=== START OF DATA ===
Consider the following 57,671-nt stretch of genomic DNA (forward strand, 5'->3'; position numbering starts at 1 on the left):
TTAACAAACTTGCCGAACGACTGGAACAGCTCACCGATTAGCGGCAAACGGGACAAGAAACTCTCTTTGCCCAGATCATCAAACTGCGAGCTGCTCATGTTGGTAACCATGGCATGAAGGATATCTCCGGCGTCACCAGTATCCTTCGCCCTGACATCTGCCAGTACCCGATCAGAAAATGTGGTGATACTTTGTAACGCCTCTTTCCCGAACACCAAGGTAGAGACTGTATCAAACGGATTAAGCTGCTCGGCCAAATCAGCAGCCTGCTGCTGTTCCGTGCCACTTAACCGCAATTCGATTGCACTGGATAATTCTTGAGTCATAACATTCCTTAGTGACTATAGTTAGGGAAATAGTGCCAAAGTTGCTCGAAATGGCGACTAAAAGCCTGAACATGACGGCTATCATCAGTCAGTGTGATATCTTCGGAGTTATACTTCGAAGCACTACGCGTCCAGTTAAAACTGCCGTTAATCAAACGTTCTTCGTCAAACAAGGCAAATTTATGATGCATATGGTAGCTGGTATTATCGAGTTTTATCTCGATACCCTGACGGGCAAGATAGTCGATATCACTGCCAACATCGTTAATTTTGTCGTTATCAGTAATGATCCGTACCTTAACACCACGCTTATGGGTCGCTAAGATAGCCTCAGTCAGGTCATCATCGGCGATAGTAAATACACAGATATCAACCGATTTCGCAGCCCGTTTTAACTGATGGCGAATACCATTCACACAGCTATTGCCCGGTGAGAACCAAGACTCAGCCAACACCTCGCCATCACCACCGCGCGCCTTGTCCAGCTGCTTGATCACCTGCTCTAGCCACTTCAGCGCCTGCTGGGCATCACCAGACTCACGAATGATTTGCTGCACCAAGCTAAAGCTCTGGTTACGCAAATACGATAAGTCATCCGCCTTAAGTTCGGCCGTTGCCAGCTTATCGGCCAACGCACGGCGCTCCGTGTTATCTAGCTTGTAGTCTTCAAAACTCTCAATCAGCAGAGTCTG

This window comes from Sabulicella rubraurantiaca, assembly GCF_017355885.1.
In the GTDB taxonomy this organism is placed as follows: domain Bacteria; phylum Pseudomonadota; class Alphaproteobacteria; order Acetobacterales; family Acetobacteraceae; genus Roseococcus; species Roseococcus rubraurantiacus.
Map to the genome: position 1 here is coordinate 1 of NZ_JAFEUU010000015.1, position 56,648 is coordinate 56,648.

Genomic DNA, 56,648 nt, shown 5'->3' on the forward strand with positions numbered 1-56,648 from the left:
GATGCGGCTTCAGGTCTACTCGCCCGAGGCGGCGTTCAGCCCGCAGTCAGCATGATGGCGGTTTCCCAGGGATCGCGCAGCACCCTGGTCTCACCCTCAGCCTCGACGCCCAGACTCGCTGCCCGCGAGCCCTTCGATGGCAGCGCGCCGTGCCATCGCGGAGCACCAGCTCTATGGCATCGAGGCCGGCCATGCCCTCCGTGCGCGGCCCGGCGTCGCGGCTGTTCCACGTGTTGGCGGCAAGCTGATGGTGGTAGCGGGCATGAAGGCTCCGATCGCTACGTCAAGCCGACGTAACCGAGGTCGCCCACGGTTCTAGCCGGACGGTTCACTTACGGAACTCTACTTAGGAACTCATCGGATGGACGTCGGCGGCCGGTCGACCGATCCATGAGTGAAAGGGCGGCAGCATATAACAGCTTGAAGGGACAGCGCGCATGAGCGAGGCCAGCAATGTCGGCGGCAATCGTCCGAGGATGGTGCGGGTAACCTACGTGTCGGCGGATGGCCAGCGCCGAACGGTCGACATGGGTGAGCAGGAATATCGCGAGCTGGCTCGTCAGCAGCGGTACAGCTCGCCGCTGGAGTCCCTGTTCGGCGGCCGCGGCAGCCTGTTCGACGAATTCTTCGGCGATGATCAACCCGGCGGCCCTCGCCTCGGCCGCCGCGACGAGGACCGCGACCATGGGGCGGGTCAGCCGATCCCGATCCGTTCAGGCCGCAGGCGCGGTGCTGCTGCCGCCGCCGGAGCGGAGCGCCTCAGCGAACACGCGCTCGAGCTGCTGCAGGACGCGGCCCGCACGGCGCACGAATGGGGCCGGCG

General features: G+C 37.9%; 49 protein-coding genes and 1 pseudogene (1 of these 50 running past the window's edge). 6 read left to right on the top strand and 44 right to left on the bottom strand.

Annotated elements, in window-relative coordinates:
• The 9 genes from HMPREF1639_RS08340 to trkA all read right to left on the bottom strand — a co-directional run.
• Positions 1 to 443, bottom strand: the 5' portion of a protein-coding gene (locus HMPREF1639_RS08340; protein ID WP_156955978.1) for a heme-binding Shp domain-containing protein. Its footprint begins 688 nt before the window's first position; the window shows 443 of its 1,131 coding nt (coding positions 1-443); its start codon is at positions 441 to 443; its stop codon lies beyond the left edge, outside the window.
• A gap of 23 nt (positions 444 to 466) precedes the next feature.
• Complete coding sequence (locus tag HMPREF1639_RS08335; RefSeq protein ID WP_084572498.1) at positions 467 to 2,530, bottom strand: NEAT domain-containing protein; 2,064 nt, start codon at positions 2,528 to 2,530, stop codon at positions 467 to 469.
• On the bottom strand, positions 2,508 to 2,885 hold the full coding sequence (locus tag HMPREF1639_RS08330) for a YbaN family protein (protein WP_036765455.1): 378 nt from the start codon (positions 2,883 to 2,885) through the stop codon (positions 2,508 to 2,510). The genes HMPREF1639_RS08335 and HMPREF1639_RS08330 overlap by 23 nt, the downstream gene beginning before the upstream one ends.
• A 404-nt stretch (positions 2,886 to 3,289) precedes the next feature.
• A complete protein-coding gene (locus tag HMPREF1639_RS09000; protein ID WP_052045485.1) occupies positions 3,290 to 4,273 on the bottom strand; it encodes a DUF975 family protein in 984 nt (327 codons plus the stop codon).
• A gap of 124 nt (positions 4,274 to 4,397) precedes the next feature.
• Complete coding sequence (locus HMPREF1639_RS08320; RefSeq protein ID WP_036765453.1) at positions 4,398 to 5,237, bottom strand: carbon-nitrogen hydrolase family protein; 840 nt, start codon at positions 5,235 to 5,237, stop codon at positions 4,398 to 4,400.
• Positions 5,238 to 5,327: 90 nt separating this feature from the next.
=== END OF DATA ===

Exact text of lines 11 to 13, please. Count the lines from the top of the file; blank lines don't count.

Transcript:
• Positions 1 to 443, bottom strand: the 5' portion of a protein-coding gene (locus HMPREF1639_RS08340; protein ID WP_156955978.1) for a heme-binding Shp domain-containing protein. Its footprint begins 688 nt before the window's first position; the window shows 443 of its 1,131 coding nt (coding positions 1-443); its start codon is at positions 441 to 443; its stop codon lies beyond the left edge, outside the window.
• A gap of 23 nt (positions 444 to 466) precedes the next feature.
• Complete coding sequence (locus tag HMPREF1639_RS08335; RefSeq protein ID WP_084572498.1) at positions 467 to 2,530, bottom strand: NEAT domain-containing protein; 2,064 nt, start codon at positions 2,528 to 2,530, stop codon at positions 467 to 469.